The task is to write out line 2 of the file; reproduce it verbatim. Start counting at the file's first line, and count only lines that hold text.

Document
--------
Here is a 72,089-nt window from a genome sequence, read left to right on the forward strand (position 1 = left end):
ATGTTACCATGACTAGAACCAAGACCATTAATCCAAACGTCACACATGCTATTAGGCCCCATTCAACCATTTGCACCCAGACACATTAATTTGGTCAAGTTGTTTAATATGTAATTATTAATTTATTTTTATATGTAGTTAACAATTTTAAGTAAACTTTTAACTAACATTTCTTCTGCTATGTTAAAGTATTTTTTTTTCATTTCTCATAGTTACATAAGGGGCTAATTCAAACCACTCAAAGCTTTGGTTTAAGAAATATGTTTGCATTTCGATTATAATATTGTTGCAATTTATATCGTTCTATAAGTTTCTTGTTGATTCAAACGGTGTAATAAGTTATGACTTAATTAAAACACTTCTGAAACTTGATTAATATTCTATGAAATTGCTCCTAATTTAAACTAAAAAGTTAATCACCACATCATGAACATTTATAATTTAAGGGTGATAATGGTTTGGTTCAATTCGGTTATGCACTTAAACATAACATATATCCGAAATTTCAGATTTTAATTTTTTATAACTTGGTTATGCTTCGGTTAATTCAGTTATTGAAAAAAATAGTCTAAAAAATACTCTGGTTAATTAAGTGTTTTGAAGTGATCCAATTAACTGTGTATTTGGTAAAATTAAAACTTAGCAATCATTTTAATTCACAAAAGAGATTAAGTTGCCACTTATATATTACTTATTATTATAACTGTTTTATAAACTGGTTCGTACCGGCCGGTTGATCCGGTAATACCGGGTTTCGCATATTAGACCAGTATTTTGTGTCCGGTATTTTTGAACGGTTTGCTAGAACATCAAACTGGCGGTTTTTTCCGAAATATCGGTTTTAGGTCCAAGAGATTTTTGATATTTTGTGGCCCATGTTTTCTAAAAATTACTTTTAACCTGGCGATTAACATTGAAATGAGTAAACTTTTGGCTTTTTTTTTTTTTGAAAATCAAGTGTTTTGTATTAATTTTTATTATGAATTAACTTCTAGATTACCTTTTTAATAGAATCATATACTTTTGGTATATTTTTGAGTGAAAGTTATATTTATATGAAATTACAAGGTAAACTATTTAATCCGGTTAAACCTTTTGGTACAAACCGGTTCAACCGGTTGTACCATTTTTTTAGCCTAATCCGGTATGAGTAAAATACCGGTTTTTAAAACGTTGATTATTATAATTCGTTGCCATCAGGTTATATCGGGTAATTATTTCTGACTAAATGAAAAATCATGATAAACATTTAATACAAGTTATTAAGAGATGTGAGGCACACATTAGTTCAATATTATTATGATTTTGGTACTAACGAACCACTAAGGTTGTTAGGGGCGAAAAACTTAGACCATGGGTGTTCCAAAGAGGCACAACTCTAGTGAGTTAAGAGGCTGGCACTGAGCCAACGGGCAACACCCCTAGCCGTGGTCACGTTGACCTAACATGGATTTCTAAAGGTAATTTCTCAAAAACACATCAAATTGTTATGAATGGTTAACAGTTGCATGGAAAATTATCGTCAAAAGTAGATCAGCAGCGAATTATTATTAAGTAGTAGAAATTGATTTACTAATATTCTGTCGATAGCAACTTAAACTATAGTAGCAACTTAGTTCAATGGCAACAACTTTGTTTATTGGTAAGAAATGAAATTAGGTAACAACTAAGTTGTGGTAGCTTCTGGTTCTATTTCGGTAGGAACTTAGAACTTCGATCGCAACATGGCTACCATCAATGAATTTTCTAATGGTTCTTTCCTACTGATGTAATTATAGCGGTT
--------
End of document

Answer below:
ATGTTACCATGACTAGAACCAAGACCATTAATCCAAACGTCACACATGCTATTAGGCCCCATTCAACCATTTGCACCCAGACACATTAATTTGGTCAAGTTGTTTAATATGTAATTATTAATTTATTTTTATATGTAGTTAACAATTTTAAGTAAACTTTTAACTAACATTTCTTCTGCTATGTTAAAGTATTTTTTTTTCATTTCTCATAGTTACATAAGGGGCTAATTCAAACCACTCAAAGCTTTGGTTTAAGAAATATGTTTGCATTTCGATTATAATATTGTTGCAATTTATATCGTTCTATAAGTTTCTTGTTGATTCAAACGGTGTAATAAGTTATGACTTAATTAAAACACTTCTGAAACTTGATTAATATTCTATGAAATTGCTCCTAATTTAAACTAAAAAGTTAATCACCACATCATGAACATTTATAATTTAAGGGTGATAATGGTTTGGTTCAATTCGGTTATGCACTTAAACATAACATATATCCGAAATTTCAGATTTTAATTTTTTATAACTTGGTTATGCTTCGGTTAATTCAGTTATTGAAAAAAATAGTCTAAAAAATACTCTGGTTAATTAAGTGTTTTGAAGTGATCCAATTAACTGTGTATTTGGTAAAATTAAAACTTAGCAATCATTTTAATTCACAAAAGAGATTAAGTTGCCACTTATATATTACTTATTATTATAACTGTTTTATAAACTGGTTCGTACCGGCCGGTTGATCCGGTAATACCGGGTTTCGCATATTAGACCAGTATTTTGTGTCCGGTATTTTTGAACGGTTTGCTAGAACATCAAACTGGCGGTTTTTTCCGAAATATCGGTTTTAGGTCCAAGAGATTTTTGATATTTTGTGGCCCATGTTTTCTAAAAATTACTTTTAACCTGGCGATTAACATTGAAATGAGTAAACTTTTGGCTTTTTTTTTTTTTGAAAATCAAGTGTTTTGTATTAATTTTTATTATGAATTAACTTCTAGATTACCTTTTTAATAGAATCATATACTTTTGGTATATTTTTGAGTGAAAGTTATATTTATATGAAATTACAAGGTAAACTATTTAATCCGGTTAAACCTTTTGGTACAAACCGGTTCAACCGGTTGTACCATTTTTTTAGCCTAATCCGGTATGAGTAAAATACCGGTTTTTAAAACGTTGATTATTATAATTCGTTGCCATCAGGTTATATCGGGTAATTATTTCTGACTAAATGAAAAATCATGATAAACATTTAATACAAGTTATTAAGAGATGTGAGGCACACATTAGTTCAATATTATTATGATTTTGGTACTAACGAACCACTAAGGTTGTTAGGGGCGAAAAACTTAGACCATGGGTGTTCCAAAGAGGCACAACTCTAGTGAGTTAAGAGGCTGGCACTGAGCCAACGGGCAACACCCCTAGCCGTGGTCACGTTGACCTAACATGGATTTCTAAAGGTAATTTCTCAAAAACACATCAAATTGTTATGAATGGTTAACAGTTGCATGGAAAATTATCGTCAAAAGTAGATCAGCAGCGAATTATTATTAAGTAGTAGAAATTGATTTACTAATATTCTGTCGATAGCAACTTAAACTATAGTAGCAACTTAGTTCAATGGCAACAACTTTGTTTATTGGTAAGAAATGAAATTAGGTAACAACTAAGTTGTGGTAGCTTCTGGTTCTATTTCGGTAGGAACTTAGAACTTCGATCGCAACATGGCTACCATCAATGAATTTTCTAATGGTTCTTTCCTACTGATGTAATTATAGCGGTT